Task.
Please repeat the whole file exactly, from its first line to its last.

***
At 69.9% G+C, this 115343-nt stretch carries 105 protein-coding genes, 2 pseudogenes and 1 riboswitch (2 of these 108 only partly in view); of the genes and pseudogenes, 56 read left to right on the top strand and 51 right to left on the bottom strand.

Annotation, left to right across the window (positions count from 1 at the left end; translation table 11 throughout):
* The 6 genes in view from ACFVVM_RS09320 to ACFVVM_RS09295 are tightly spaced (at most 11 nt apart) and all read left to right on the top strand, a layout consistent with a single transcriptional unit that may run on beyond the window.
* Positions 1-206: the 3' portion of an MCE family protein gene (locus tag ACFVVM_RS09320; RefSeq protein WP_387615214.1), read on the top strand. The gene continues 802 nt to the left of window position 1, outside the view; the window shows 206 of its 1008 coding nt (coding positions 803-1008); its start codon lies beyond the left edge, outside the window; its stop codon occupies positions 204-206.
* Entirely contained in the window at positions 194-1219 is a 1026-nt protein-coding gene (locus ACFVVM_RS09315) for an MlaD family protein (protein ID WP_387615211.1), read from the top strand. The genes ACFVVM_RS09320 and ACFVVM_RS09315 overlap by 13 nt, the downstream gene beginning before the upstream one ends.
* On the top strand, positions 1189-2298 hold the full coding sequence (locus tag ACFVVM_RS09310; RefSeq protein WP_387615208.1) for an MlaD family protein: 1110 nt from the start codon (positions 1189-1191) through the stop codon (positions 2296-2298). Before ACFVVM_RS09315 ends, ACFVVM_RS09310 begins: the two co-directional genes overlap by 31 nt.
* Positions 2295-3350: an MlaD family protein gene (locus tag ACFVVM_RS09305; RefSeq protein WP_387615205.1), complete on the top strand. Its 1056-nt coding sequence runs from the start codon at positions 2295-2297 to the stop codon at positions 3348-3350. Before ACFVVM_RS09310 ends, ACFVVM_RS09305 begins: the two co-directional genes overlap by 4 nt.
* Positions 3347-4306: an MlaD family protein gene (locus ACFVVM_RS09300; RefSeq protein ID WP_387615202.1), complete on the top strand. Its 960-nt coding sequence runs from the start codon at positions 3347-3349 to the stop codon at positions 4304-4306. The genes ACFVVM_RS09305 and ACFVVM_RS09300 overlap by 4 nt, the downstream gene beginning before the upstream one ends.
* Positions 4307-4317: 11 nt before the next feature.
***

At 69.9% G+C, this 115343-nt stretch carries 105 protein-coding genes, 2 pseudogenes and 1 riboswitch (2 of these 108 only partly in view); of the genes and pseudogenes, 56 read left to right on the top strand and 51 right to left on the bottom strand.

Annotation, left to right across the window (positions count from 1 at the left end; translation table 11 throughout):
* The 6 genes in view from ACFVVM_RS09320 to ACFVVM_RS09295 are tightly spaced (at most 11 nt apart) and all read left to right on the top strand, a layout consistent with a single transcriptional unit that may run on beyond the window.
* Positions 1-206: the 3' portion of an MCE family protein gene (locus tag ACFVVM_RS09320; RefSeq protein WP_387615214.1), read on the top strand. The gene continues 802 nt to the left of window position 1, outside the view; the window shows 206 of its 1008 coding nt (coding positions 803-1008); its start codon lies beyond the left edge, outside the window; its stop codon occupies positions 204-206.
* Entirely contained in the window at positions 194-1219 is a 1026-nt protein-coding gene (locus ACFVVM_RS09315) for an MlaD family protein (protein ID WP_387615211.1), read from the top strand. The genes ACFVVM_RS09320 and ACFVVM_RS09315 overlap by 13 nt, the downstream gene beginning before the upstream one ends.
* On the top strand, positions 1189-2298 hold the full coding sequence (locus tag ACFVVM_RS09310; RefSeq protein WP_387615208.1) for an MlaD family protein: 1110 nt from the start codon (positions 1189-1191) through the stop codon (positions 2296-2298). Before ACFVVM_RS09315 ends, ACFVVM_RS09310 begins: the two co-directional genes overlap by 31 nt.
* Positions 2295-3350: an MlaD family protein gene (locus tag ACFVVM_RS09305; RefSeq protein WP_387615205.1), complete on the top strand. Its 1056-nt coding sequence runs from the start codon at positions 2295-2297 to the stop codon at positions 3348-3350. Before ACFVVM_RS09310 ends, ACFVVM_RS09305 begins: the two co-directional genes overlap by 4 nt.
* Positions 3347-4306: an MlaD family protein gene (locus ACFVVM_RS09300; RefSeq protein ID WP_387615202.1), complete on the top strand. Its 960-nt coding sequence runs from the start codon at positions 3347-3349 to the stop codon at positions 4304-4306. The genes ACFVVM_RS09305 and ACFVVM_RS09300 overlap by 4 nt, the downstream gene beginning before the upstream one ends.
* Positions 4307-4317: 11 nt before the next feature.